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  January 2, 2018

Just How Democratic Is Mexico?


As neoliberalism caused greater inequality and more poverty in Mexico ever since the 1990's, the country's leaders stifled press freedom and democratic rights in order to maintain power. Now Mexico has one of the world's highest murder rates of journalists explains CEPR's Mark Weisbrot
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G. WILPERT: Welcome to the Real News Network. I'm Gregory Wilpert coming to you from Quito, Ecuador. 12 journalists have been murdered in Mexico in 2017. Over 100 journalists have been murdered in the past 10 years. This is according to a report from the press freedom organization Reporters Without Borders. They add that this statistic makes Mexico and Syria the two world's most dangerous places to practice journalism. This grim statistic, which has to do with freedom of the press, also raises the question of: Just how democratic is Mexico, anyway?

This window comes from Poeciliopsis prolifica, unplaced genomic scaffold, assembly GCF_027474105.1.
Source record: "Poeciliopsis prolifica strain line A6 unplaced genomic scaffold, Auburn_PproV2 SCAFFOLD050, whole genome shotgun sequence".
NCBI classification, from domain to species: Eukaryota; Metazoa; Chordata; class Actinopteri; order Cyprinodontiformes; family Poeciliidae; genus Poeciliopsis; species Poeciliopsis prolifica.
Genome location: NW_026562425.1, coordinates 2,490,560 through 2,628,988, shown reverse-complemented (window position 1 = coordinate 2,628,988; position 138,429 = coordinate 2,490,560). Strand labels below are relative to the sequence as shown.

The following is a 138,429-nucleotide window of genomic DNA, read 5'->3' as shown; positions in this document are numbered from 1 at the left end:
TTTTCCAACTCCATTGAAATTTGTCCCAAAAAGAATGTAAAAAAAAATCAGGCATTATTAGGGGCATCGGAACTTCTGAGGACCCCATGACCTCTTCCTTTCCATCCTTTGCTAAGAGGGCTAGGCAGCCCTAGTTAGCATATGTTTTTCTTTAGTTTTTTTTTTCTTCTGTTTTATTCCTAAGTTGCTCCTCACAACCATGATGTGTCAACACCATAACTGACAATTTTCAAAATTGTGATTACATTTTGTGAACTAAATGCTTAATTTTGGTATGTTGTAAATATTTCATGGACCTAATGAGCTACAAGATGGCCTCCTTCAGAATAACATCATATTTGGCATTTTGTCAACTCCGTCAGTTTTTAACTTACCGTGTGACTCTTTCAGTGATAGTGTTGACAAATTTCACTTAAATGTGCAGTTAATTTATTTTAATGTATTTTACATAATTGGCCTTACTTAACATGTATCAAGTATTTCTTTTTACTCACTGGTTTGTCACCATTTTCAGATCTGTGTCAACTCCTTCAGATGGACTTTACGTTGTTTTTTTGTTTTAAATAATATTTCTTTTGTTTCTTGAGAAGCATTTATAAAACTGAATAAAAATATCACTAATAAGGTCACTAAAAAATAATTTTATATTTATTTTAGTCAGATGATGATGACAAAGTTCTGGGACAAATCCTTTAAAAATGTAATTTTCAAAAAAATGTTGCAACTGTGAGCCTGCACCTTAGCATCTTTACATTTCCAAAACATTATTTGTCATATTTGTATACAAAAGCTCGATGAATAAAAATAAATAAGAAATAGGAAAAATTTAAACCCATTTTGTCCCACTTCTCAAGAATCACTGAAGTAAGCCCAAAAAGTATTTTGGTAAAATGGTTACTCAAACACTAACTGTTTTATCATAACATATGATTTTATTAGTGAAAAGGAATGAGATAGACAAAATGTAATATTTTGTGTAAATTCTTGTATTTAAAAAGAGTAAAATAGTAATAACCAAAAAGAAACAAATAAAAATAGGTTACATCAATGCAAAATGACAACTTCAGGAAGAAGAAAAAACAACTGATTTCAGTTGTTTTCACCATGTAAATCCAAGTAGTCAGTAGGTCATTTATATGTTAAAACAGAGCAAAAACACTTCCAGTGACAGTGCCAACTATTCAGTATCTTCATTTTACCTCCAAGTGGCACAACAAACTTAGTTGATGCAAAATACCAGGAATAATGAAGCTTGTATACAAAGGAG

Until the year 2000, it was generally assumed that Mexico was a limited democracy, where the institutional revolutionary party, or PRI, governed Mexico uninterruptedly for 70 years. Then, in 2000, the PRI lost power for the first time, electing Vicente Fox as president of the conservative national action party. Did Mexico actually become more democratic after 2000? Joining me to take a closer look at this question is Mark Weisbrot. Mark is the co-director of the Center for Economic and Policy Research, and is author of the book, 'Failed: What the Experts Got Wrong About the Global Economy.' He joins us from Washington, DC. Thanks for being here again, Mark.

M. WEISBROT: Thanks, Gregory.